IF THERE is one thing that opponents and supporters of Royal Mail privatisation can agree on, it is surely that the company’s present state is a woeful one.
Yet another strike yesterday over jobs, pay and branch closures, along with the further stoppages threatened in response to the Government’s privatisation drive, are merely the latest evidence of an industrial-relations record which is one of the worst in the country.
Add to this the general deterioration in service, the missed delivery targets, the huge rise in the price of stamps, the steady closure of post offices and it becomes deeply puzzling as to what Royal Mail’s executives have done to merit the huge bonuses they persist in paying themselves.
This litany of failure is why the Government is rushing headlong towards privatisation, determined not to falter in this as so many of its predecessors have done, particularly at a time when the state of the public finances means that Royal Mail’s subsidy is a luxury that can no longer be afforded.
The fear is, however, that privatisation will make many of Royal Mail’s present problems even worse, that stamp prices will soar still further and that uneconomic rural post offices – which, nevertheless, are frequently crucial to community life – will be closed at an even quicker rate. Furthermore, what incentive would there be for the company not to neglect traditional letters in favour of the far more lucrative parcel service?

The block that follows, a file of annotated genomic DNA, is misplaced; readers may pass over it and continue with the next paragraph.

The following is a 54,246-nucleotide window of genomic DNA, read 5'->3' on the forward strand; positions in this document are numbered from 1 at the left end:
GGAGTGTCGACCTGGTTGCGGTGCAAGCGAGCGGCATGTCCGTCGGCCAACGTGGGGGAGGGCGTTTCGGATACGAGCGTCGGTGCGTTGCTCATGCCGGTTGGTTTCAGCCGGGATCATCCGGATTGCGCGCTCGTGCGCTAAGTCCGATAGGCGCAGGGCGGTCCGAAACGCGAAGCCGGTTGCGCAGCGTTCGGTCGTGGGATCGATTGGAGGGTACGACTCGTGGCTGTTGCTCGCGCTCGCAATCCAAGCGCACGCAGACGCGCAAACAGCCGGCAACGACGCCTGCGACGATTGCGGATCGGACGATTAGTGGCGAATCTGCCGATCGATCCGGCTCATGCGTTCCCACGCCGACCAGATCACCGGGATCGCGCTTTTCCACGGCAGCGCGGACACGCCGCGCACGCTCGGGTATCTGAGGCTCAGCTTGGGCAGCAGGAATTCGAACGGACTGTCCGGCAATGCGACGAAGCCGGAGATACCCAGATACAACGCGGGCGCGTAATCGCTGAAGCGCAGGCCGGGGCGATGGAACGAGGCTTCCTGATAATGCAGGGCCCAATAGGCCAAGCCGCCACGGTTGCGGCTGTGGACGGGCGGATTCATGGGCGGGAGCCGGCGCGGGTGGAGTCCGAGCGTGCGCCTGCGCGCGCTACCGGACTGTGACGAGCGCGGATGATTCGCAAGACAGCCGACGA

This is why, in its hurry to rush the privatisation through before Christmas, the Government must ensure that the deal contains sufficient incentives for the new owners to maintain key aspects of Royal Mail’s present level of service.
After all, the power of Royal Mail’s unique brand and its unrivalled infrastructure should make the company a guaranteed success for any interested investors who, it might be thought, would be happy to maintain and cherish these key advantages. But, then again, it might be thought that the company should also have been able to flourish under public ownership if only it had had a decent standard of management.